Finally, Fisher said, current TIF law is written too loosely to prevent the piracy of one city luring business away from another with incentives funded through TIF revenues, as perceived with Von Maur’s move from Iowa City to Coralville.
“It’s real money,” said Fisher. “If we don’t reform TIF, I think we are looking at a future where property taxes will become increasingly unfair and a lot of money will be wasted as more and more cities have to react to this competitive warfare for the tax base with their neighbors.”
Fisher’s report, which can be viewed in its entirety at www.iowafiscal.org, does include his suggestions for TIF reform, and a number of state legislators in attendance at Wednesday’s forum took note as they head into the new 2012 legislative session.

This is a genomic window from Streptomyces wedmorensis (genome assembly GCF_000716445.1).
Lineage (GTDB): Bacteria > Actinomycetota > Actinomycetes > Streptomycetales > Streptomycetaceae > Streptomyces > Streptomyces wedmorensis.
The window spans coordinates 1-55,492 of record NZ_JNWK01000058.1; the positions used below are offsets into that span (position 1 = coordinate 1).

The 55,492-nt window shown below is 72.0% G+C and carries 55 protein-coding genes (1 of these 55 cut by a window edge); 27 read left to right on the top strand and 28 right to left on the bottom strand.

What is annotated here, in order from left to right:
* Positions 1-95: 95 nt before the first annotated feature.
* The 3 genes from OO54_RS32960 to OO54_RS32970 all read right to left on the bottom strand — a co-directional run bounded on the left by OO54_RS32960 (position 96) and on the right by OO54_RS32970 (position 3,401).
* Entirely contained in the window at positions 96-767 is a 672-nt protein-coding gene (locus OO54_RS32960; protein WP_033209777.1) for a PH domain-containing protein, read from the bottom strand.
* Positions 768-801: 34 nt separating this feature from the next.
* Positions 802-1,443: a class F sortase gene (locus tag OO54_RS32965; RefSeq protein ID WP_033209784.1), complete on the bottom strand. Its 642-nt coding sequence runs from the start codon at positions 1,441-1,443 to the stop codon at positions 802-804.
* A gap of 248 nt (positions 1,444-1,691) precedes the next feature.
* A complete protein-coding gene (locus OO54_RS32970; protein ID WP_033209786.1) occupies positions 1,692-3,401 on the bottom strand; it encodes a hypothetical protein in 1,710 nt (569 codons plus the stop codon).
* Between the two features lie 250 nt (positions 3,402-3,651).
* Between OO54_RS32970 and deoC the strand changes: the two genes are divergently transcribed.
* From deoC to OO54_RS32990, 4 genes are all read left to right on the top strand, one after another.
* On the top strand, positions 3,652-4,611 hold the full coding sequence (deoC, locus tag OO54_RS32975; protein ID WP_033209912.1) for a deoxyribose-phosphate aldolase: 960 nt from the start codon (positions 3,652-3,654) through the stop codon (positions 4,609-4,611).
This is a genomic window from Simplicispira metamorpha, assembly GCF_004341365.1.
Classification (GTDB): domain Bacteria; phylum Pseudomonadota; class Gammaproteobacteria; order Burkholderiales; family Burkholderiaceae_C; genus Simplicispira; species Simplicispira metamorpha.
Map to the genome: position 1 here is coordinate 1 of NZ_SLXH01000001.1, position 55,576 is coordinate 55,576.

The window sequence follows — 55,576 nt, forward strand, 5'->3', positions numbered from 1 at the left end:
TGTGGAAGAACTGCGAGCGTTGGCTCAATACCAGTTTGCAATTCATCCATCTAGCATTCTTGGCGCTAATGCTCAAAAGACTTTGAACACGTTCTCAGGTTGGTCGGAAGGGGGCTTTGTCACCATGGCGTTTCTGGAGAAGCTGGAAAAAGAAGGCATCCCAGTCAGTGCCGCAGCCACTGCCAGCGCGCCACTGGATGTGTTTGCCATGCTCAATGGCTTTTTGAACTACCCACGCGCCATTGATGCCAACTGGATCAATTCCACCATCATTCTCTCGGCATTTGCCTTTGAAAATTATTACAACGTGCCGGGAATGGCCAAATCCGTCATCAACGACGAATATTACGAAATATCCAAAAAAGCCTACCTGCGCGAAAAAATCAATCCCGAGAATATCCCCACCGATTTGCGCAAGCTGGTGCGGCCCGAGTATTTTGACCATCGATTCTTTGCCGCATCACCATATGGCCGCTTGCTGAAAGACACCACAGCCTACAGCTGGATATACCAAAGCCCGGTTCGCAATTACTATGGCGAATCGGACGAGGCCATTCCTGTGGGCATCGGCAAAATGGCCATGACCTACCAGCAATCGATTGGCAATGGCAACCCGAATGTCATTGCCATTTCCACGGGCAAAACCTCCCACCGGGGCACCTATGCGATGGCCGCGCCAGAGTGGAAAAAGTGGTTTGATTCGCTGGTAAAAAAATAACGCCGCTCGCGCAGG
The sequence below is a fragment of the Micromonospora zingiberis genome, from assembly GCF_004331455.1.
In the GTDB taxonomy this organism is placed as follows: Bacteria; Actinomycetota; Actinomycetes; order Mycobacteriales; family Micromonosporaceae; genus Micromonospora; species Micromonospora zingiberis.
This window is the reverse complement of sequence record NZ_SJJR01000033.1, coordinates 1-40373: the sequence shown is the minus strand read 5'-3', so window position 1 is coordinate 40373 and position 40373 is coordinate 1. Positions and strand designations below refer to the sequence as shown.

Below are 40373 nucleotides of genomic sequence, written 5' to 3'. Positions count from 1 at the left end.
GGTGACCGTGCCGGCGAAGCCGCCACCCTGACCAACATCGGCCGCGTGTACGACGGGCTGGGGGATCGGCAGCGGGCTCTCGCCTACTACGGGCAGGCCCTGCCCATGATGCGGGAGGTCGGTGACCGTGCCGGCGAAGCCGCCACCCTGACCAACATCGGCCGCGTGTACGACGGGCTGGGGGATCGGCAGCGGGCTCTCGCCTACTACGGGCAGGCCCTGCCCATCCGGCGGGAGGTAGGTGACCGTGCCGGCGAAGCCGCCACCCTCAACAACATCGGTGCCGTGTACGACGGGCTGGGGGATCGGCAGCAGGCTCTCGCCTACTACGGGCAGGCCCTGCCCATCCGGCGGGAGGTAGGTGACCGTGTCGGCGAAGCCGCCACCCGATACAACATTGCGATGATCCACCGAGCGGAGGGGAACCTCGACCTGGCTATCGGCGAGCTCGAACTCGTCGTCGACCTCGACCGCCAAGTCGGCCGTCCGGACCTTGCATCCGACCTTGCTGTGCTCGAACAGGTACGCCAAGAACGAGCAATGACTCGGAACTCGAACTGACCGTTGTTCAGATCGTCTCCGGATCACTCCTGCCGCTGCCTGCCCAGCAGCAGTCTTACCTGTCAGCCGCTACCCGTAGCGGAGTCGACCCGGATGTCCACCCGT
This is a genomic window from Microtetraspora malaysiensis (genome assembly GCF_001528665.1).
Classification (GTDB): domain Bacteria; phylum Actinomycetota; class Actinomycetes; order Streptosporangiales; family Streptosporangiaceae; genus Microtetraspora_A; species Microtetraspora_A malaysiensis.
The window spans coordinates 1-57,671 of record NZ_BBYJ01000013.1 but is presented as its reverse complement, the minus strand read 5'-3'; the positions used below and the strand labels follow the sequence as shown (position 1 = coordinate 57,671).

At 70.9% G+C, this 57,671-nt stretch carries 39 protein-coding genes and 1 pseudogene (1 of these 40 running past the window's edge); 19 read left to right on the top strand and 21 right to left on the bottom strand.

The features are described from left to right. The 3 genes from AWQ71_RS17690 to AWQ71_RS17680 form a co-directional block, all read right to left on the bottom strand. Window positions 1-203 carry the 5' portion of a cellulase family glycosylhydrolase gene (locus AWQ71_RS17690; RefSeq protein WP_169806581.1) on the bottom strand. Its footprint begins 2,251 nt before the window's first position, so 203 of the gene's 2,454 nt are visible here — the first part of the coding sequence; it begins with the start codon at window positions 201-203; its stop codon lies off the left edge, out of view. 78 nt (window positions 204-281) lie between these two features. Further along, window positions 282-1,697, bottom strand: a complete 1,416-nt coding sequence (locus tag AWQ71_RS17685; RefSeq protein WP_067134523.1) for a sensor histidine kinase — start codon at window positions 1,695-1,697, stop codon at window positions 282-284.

Several of them were allowed to take the microphone to offer their own positions on TIF.
Representative Dave Jacoby (D-Coralville) said he felt the arguments surrounding TIF represented differences in ideology.
“I thought this meeting might be a thank you for the growth and development and risk Coralville took in providing over 2,000 jobs in our county that pay over $50,000 a year,” said Jacoby. “I know that the families with young children in our school district needed those jobs now. They couldn’t wait,” Jacoby said. “And they are the ones funding our schools, so I think it’s important we remember that.”
State Senator Bob Dvorsky (D-Coralville) also offered positive examples of municpal use of TIF, specifically Shueyville’s renovation of an old school into a city hall and community center.
“I don’t think they could have done it any other way,” said Dvorsky. “TIF has done a lot to bring industrial and commercial development to the area.”